How the Normal Knee Works

The knee is the largest joint in the body, and one of the most easily injured. It is made up of the lower end of the thigh bone (femur), the upper end of the shin bone (tibia), and the knee cap (patella), which slides in a groove on the end of the femur. Four bands of tissue, the anterior and posterior cruciate ligaments, and the medial and lateral collateral ligaments connect the femur and the tibia and provide joint stability. Strong thigh muscles give the knee strength and mobility.

The surfaces where the femur, tibia and patella touch are covered with articular cartilage, a smooth substance that cushions the bones and enables them to glide freely. Semicircular rings of tough fibrous-cartilage tissue called the lateral and medial menisci act as shock absorbers and stabilisers.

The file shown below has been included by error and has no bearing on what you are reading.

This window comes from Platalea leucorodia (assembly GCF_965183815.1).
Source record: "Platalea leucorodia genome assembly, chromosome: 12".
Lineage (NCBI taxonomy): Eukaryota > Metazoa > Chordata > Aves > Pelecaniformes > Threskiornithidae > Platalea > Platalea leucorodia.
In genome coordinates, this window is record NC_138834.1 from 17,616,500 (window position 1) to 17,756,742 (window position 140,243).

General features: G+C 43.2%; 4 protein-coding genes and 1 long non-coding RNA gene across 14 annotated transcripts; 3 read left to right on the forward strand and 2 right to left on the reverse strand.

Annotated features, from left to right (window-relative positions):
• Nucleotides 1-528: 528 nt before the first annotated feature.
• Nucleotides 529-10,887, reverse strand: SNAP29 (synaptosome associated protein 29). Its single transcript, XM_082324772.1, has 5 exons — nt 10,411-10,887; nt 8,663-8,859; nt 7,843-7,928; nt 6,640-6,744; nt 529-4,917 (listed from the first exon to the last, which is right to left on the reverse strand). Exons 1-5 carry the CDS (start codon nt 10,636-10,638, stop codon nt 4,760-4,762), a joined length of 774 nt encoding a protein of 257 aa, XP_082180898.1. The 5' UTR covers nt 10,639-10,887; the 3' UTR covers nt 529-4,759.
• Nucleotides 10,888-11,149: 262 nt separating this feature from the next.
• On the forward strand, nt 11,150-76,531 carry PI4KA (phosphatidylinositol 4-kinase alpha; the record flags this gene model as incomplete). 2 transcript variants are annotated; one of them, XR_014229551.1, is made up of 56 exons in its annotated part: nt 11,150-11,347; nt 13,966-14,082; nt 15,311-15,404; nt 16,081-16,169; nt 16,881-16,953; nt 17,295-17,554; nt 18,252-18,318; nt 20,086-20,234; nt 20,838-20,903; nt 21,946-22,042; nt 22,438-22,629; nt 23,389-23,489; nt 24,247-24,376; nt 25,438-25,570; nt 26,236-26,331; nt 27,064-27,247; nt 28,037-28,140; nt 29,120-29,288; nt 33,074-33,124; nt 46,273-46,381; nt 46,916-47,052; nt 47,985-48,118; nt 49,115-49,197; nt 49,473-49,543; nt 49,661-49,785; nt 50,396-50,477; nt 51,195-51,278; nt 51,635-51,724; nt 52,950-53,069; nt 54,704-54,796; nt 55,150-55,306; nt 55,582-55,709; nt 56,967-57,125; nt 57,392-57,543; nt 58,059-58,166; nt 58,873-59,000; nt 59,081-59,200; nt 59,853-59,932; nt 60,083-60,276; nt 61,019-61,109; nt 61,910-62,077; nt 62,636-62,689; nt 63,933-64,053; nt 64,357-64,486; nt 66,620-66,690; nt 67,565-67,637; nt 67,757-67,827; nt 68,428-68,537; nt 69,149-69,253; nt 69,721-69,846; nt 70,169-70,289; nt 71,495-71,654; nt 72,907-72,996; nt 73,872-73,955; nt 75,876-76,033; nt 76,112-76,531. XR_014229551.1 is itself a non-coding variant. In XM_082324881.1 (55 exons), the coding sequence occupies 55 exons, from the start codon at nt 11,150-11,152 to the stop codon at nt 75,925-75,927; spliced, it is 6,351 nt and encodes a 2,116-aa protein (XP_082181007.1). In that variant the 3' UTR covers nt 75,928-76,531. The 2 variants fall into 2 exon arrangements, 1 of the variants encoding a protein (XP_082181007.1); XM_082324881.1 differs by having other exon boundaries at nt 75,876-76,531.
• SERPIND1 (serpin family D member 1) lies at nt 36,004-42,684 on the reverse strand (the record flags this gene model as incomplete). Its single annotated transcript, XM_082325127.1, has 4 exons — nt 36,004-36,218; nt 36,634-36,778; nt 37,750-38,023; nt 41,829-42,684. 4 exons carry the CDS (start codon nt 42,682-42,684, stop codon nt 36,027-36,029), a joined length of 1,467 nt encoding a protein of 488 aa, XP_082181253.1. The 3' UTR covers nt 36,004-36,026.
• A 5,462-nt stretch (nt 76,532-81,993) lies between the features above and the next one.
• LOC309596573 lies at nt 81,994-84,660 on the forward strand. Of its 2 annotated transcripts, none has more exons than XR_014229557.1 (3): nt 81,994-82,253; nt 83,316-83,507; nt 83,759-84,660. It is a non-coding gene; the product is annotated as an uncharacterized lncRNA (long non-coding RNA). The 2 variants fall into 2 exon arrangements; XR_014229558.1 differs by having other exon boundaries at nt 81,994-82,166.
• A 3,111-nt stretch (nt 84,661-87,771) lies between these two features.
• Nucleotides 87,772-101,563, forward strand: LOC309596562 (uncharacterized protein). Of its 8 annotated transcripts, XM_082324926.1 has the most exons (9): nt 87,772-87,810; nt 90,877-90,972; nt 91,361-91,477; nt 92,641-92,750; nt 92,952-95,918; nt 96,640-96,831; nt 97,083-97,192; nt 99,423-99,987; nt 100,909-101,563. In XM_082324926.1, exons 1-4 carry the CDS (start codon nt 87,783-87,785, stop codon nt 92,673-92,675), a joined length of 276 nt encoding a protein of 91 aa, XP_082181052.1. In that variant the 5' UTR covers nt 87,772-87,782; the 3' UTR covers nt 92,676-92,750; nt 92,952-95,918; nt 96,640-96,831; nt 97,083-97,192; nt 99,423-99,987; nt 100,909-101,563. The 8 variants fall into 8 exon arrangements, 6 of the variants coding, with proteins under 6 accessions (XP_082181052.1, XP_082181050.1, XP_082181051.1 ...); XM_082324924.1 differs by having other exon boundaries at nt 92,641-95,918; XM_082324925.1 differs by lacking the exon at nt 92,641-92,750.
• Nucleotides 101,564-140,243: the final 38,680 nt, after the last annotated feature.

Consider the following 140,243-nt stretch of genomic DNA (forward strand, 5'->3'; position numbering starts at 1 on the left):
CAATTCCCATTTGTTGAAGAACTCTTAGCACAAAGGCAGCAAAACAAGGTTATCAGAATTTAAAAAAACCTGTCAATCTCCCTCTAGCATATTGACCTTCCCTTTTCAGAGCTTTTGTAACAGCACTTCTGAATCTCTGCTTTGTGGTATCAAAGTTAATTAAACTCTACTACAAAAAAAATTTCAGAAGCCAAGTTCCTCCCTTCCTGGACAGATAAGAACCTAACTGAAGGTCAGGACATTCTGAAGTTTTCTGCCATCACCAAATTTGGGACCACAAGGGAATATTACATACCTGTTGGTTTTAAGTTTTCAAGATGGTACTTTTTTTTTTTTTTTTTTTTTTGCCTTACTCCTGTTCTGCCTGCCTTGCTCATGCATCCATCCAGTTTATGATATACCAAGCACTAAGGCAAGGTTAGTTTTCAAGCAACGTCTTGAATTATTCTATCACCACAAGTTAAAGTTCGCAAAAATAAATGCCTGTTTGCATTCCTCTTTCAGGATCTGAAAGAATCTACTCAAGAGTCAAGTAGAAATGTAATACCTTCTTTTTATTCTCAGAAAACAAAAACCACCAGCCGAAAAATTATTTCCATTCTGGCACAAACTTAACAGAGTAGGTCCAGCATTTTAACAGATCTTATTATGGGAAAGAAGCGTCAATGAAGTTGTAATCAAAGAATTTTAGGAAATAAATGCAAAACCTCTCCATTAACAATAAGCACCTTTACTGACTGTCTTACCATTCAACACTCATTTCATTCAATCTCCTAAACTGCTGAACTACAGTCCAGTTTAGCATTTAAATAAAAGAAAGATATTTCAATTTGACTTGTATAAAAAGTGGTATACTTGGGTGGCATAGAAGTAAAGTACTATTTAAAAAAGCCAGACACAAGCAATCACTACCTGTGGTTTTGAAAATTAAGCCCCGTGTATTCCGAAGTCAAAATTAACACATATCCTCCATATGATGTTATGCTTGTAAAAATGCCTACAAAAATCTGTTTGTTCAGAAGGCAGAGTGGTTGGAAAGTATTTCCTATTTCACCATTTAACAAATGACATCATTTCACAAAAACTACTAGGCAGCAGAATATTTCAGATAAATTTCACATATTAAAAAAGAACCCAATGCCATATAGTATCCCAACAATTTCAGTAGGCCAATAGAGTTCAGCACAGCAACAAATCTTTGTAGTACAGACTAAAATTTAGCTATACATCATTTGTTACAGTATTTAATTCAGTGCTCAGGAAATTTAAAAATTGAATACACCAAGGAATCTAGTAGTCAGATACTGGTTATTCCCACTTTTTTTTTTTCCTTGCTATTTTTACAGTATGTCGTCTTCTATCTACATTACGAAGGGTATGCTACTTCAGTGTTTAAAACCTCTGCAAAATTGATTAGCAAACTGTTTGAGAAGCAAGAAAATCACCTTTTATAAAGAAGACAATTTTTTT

An arthroscopic view of the medial compartment of the knee, showing the medial meniscus, medial femoral condyle and the medial tibial plateau.

An arthroscopic view of the medial compartment of the knee, showing the medial meniscus, medial femoral condyle and the medial tibial plateau.

An arthroscopic view of the medial compartment of the knee, showing the medial meniscus, medial femoral condyle and the medial tibial plateau.
An xray showing a normal knee (antero-posterior view).
An xray showing a normal knee (skyline view to show the patella).
A diagram showing the normal knee structures.
An xray showing a normal knee (lateral view).